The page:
Parts of modules that may be accessed from other modules and external, non-module, code.
  • Non-public Module
    Parts of modules which may not be accessed from anywhere but from the public parts of the same module.
  • Non-module
    Application code not belonging to any module.

Using the names of the layers defined above, the access rules two and three now translates into:

  • Purple artifacts are not allowed to access red artifacts.
    Non-public Module artifacts may not be accessed by Non-module artifacts.
  • Red and green artifacts are not allowed to access purple artifacts.
    Non-public Module and Public Module artifacts are not allowed to access Non-module artifacts.
Figure showing the layers of the example application and allowed access between layers.
Figure showing the layers of the example application and allowed access between layers.

Note that:

  • Access rule one, which disallows access between non-public parts of different modules, will not be detected by the above.
    A test that enforces access rule one has already been developed.
  • Access from a public part of one module to a non-public part of another module will not be detected by the above.
    This case will be handled later in this article.

Non-Public Module Layer

In order to be able to determine whether an application adheres to a layered architecture the contents of each layer needs to be specified. For this a number of predicates are defined, one for each layer. In this example, I have chosen to define such predicates in separate methods. For the non-public module layer the predicate-method looks like this:

    /**
     * Creates an ArchUnit predicate that will select classes that:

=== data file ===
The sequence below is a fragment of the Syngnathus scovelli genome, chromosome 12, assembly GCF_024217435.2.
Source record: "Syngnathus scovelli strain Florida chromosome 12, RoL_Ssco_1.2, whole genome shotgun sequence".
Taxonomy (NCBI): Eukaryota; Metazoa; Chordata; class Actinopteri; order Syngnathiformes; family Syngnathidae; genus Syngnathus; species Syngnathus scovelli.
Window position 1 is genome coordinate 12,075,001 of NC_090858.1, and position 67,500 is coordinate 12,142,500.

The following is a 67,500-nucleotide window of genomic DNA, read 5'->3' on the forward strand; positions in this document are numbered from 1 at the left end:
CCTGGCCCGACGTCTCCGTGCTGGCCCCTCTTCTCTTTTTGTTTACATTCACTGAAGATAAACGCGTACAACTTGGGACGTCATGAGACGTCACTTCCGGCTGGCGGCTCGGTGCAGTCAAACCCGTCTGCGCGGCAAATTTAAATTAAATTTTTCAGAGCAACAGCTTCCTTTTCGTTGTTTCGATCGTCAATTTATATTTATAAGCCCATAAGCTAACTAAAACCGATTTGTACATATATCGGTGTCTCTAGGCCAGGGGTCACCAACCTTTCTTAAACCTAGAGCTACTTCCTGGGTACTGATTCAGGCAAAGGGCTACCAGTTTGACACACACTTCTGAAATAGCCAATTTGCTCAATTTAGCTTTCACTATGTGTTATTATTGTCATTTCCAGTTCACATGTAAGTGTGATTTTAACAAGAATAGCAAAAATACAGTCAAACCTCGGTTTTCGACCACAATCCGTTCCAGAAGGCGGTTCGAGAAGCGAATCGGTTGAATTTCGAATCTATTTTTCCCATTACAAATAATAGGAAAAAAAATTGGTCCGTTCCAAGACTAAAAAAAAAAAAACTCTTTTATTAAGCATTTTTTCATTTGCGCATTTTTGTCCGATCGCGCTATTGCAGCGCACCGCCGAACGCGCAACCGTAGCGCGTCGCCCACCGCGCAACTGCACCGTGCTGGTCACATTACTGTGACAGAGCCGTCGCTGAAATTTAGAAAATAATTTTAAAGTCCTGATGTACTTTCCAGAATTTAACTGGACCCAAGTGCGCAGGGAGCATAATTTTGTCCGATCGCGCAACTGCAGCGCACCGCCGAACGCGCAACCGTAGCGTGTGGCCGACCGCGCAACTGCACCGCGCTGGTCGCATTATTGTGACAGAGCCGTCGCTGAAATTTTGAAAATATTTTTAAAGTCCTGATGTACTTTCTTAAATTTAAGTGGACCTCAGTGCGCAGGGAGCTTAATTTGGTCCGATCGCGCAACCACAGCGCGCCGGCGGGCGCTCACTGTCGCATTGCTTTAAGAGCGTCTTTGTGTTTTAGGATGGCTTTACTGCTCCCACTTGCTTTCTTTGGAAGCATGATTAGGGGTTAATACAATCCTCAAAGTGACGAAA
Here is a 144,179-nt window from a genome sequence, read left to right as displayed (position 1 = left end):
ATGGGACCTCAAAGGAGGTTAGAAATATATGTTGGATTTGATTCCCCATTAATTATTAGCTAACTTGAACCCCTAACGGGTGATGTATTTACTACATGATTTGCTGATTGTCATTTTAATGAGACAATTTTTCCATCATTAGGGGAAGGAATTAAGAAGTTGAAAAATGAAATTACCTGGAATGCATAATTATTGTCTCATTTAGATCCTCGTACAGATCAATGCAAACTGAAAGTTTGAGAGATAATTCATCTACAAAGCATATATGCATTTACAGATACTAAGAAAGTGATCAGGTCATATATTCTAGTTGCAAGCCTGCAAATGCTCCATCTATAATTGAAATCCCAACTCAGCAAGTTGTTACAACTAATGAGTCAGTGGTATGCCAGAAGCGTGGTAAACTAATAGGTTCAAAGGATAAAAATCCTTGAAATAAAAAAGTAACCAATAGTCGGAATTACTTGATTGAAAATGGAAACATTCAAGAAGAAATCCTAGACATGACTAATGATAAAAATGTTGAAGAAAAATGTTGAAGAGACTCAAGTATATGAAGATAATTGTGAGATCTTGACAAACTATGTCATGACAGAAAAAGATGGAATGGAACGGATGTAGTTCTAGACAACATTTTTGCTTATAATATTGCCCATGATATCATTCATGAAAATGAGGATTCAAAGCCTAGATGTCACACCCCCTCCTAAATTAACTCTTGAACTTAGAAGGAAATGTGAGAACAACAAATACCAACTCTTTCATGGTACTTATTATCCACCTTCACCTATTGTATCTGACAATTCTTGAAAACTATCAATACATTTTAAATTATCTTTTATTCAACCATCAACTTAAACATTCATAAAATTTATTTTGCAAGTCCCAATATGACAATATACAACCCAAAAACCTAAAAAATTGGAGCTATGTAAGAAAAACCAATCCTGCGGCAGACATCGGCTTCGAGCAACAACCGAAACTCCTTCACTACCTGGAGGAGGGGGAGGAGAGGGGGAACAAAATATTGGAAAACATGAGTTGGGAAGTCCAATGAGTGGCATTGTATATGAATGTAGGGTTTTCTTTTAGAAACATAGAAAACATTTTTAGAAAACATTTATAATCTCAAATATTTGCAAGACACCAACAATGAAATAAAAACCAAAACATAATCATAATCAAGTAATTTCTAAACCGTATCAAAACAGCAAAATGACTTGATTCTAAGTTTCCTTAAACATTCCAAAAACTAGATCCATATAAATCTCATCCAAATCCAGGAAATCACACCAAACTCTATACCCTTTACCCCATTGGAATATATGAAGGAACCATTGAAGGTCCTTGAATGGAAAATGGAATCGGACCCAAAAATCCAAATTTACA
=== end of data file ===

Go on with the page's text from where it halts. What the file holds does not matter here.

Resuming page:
* - Are located in a package at least one level below the 'modules' package.
     *   That is, are located in a module.
     * - Are not located in a package named 'api' or 'configuration' in a module.
     *
     * @return Predicate that will select non-public module classes.
     */
    private DescribedPredicate<JavaClass> createModulesNonPublicClassesPredicate() {
        final DescribedPredicate<JavaClass> theResideInModulePredicate =
            JavaClass.Predicates.resideInAPackage("..modules.(*)..");
        final DescribedPredicate<JavaClass> theModulePublicPredicate =
            JavaClass.Predicates.resideInAPackage("..modules.(*).[api|configuration]..");
        final DescribedPredicate<JavaClass> theNotModulePublicPredicate =
            DescribedPredicate.not(theModulePublicPredicate);
        return theResideInModulePredicate.and(theNotModulePublicPredicate);
    }

In words the above predicate will match classes in modules, using the expression “..modules.(*)..”, and exclude classes in the api and configuration packages inside modules, using the expression “..modules.(*).[api|configuration]..”.

Public Module Layer

The predicate that defines the contents of the public module layer is much simpler than the above predicate since it just needs to match all classes inside the api and configuration packages in modules.

    /**
     * Creates an ArchUnit predicate that will select public classes in modules.
     *
     * @return Predicate that will select public module classes.
     */
    private DescribedPredicate<JavaClass> createModulesPublicClassesPredicate() {